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Humic substances increase the survivorship rates of freshwater shrimp exposed to acidified waters of varying hardness

Journal Article


Abstract


  • Humic substances (HS) in naturally acidic waterways have been suggested to provide protection to aquatic organisms exposed to low pH conditions. Despite this, little is known about the ability of HS to increase survivorship of freshwater organisms as pH decreases in waters of varying hardness. This study explored the ability of HS in the form of Aldrich humic acid (AHA) to increase survivorship of the freshwater shrimp (Caridina sp. D) at low pH in artificial soft (represent-ative of naturally acidic environments) and hard waters (artificial and natural Dee River water). Freshwater shrimp were exposed to pH treatments ranging from pH 7 to pH 3.5, with and without 10 or 20 mg/L HS treatments. In low pH water, shrimp mortality was higher in artificial hard water (LC50 at pH 4.95) and natural hard water (LC50 at pH 4.74), compared with soft water (LC50 at pH 4.27). HS substantially decreased the threshold at which pH caused 50% mortality to the freshwater shrimp, with that threshold shifting from 4.95 to 4.47 in artificial hard water, from 4.74 to 4.50 in natural hard water and from 4.27 to 4.18 in soft water. The results of this study are valuable in contributing to an improved understanding of the influence HS and water hardness has on the toxicity of low pH to freshwater biota and may have important implications for the management of acidified waterways.

Authors


  •   Holland, Aleicia (external author)
  •   Duivenvoorden, Leo J. (external author)
  •   Kinnear, Susan H. W. (external author)

Publication Date


  • 2013

Citation


  • Holland, A., Duivenvoorden, L. J. & Kinnear, S. H. W. (2013). Humic substances increase the survivorship rates of freshwater shrimp exposed to acidified waters of varying hardness. Annals of Environmental Science, 7 47-58.

Ro Metadata Url


  • http://ro.uow.edu.au/smhpapers/4256

Number Of Pages


  • 11

Start Page


  • 47

End Page


  • 58

Volume


  • 7

Place Of Publication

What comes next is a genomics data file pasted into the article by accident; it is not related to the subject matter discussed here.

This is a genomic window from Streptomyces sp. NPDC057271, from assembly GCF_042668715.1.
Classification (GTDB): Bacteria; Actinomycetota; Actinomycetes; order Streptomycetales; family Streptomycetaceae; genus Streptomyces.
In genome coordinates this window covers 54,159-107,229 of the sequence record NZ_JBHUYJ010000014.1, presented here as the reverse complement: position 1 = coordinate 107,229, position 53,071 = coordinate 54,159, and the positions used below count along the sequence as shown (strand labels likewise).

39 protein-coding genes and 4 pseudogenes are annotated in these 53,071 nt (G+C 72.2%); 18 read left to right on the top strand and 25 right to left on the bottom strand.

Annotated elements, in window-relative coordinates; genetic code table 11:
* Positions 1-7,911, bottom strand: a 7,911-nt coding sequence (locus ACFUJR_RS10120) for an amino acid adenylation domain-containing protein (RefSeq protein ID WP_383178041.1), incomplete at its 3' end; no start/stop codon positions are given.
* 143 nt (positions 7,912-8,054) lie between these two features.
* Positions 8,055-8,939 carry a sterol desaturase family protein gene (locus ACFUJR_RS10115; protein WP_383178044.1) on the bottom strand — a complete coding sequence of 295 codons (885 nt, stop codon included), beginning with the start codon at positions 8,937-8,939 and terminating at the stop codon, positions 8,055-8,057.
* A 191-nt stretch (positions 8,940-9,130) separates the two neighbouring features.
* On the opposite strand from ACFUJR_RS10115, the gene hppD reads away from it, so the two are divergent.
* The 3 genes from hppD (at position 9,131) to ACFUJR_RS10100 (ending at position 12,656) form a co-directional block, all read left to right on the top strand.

• http://www.aes.neu.edu/

Abstract


  • Humic substances (HS) in naturally acidic waterways have been suggested to provide protection to aquatic organisms exposed to low pH conditions. Despite this, little is known about the ability of HS to increase survivorship of freshwater organisms as pH decreases in waters of varying hardness. This study explored the ability of HS in the form of Aldrich humic acid (AHA) to increase survivorship of the freshwater shrimp (Caridina sp. D) at low pH in artificial soft (represent-ative of naturally acidic environments) and hard waters (artificial and natural Dee River water). Freshwater shrimp were exposed to pH treatments ranging from pH 7 to pH 3.5, with and without 10 or 20 mg/L HS treatments. In low pH water, shrimp mortality was higher in artificial hard water (LC50 at pH 4.95) and natural hard water (LC50 at pH 4.74), compared with soft water (LC50 at pH 4.27). HS substantially decreased the threshold at which pH caused 50% mortality to the freshwater shrimp, with that threshold shifting from 4.95 to 4.47 in artificial hard water, from 4.74 to 4.50 in natural hard water and from 4.27 to 4.18 in soft water. The results of this study are valuable in contributing to an improved understanding of the influence HS and water hardness has on the toxicity of low pH to freshwater biota and may have important implications for the management of acidified waterways.

Authors


  •   Holland, Aleicia (external author)
  •   Duivenvoorden, Leo J. (external author)
  •   Kinnear, Susan H. W. (external author)

Publication Date


  • 2013

Citation


  • Holland, A., Duivenvoorden, L. J. & Kinnear, S. H. W. (2013). Humic substances increase the survivorship rates of freshwater shrimp exposed to acidified waters of varying hardness. Annals of Environmental Science, 7 47-58.

Ro Metadata Url


  • http://ro.uow.edu.au/smhpapers/4256

Number Of Pages


  • 11

Start Page


  • 47

End Page


  • 58

Volume


  • 7

Place Of Publication


  • http://www.aes.neu.edu/